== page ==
How do you tell a Bible story to a group of children or teenagers for whom the story is so well known that they can probably tell it better than you? :-)
That is a tricky question!
At the same time the answer is very, very simple: ‘You don’t tell the Bible story.’
What!? You don’t tell the story?
No, you let them tell it to each other in such a way that it is fun, everyone participates, and the only thing you have to do is to ask good questions and share your own story.
There are three very simple, but effective ways of encouraging children and teenagers to share their insights into a Bible story:
Below we look at the ‘Bible study cards’ method.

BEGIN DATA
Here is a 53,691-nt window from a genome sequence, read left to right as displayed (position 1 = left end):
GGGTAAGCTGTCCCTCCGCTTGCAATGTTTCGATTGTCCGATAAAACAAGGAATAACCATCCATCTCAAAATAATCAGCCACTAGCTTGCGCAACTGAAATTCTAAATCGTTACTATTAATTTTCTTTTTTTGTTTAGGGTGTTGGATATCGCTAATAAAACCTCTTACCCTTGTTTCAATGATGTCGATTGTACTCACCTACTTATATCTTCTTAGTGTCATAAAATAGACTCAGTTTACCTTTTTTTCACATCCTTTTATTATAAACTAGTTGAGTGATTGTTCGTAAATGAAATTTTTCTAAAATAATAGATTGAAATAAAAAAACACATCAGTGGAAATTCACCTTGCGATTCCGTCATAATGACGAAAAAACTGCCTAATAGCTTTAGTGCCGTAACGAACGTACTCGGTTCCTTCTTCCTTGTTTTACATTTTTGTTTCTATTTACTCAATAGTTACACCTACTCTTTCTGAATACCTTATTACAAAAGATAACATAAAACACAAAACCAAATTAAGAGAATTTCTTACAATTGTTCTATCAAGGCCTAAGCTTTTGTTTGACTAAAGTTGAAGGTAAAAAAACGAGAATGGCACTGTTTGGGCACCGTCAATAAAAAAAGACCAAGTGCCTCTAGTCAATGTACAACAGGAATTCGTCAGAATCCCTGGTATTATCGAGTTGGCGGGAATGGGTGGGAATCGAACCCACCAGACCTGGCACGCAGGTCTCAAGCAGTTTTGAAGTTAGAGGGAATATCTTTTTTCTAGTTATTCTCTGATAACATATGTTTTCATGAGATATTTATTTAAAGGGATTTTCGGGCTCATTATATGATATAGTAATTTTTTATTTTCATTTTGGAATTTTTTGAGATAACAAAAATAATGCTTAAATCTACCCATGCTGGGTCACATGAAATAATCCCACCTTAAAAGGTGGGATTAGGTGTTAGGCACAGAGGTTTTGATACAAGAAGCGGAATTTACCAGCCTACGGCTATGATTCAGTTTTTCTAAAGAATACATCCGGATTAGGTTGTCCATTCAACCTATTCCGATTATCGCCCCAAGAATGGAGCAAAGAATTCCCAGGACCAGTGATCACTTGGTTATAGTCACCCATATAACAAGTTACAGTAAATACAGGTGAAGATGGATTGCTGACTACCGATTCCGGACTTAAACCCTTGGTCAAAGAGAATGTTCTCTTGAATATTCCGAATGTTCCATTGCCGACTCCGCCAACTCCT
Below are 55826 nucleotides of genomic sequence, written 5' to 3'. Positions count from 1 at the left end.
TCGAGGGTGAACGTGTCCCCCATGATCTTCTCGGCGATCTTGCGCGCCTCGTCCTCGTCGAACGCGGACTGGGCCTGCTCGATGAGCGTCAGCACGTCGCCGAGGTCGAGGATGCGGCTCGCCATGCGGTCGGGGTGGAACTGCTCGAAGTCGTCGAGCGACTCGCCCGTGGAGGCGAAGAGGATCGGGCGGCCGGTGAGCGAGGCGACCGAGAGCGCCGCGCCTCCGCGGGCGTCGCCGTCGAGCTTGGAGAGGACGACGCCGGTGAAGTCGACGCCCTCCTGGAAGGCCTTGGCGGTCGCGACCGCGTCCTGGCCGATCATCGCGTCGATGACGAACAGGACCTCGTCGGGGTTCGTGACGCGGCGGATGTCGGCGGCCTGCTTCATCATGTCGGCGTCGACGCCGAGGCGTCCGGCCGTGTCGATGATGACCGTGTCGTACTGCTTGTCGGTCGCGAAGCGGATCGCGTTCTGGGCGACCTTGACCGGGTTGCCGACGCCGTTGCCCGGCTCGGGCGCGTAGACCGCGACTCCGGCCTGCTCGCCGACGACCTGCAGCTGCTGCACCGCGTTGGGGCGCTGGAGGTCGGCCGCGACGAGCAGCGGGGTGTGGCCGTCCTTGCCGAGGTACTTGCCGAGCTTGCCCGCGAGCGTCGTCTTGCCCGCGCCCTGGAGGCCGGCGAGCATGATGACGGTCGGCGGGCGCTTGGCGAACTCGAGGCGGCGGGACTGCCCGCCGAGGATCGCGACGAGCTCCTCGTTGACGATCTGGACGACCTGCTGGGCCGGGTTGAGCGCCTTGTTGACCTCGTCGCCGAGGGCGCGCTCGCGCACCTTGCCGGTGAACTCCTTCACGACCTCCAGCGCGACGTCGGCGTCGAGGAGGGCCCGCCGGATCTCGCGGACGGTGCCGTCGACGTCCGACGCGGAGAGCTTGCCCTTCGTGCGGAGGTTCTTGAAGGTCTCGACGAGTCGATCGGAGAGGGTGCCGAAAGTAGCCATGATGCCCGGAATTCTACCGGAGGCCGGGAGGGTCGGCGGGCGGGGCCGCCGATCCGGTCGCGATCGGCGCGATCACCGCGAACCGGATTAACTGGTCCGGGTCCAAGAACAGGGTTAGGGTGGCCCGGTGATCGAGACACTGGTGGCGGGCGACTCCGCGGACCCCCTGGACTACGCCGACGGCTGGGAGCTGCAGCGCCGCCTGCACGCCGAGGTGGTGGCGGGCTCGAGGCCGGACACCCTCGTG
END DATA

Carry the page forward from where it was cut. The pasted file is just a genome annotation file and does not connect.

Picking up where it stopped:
The ‘Bible study cards’ method
It is so easy to keep telling Bible stories to children and teenagers, but there comes a point at which it is more important to help them learn from the Bible themselves. Telling stories is good. Teaching children and teenagers (and adults) to read and learn from the Bible themselves is better.
To help us do this we have developed ten questions that you can ask yourself when you read a story in the Bible. These ten questions are specifically focused on the four gospels. When we used these cards we were doing weekly Bible studies with a group of teenagers from troubled backgrounds. Some of them would and did end up in prison. We wanted them to know a few questions for if they ever found themselves with a Gideon Bible in a prison cell. So we took half a year to go through the gospel of Mark. Each week we gave them all a piece of paper with a short passage from Mark. Then they would pick one of the ten Bible study cards (without looking at it first) and that would be their question about the passage that we were going to look at.
The ten questions on the ten cards are: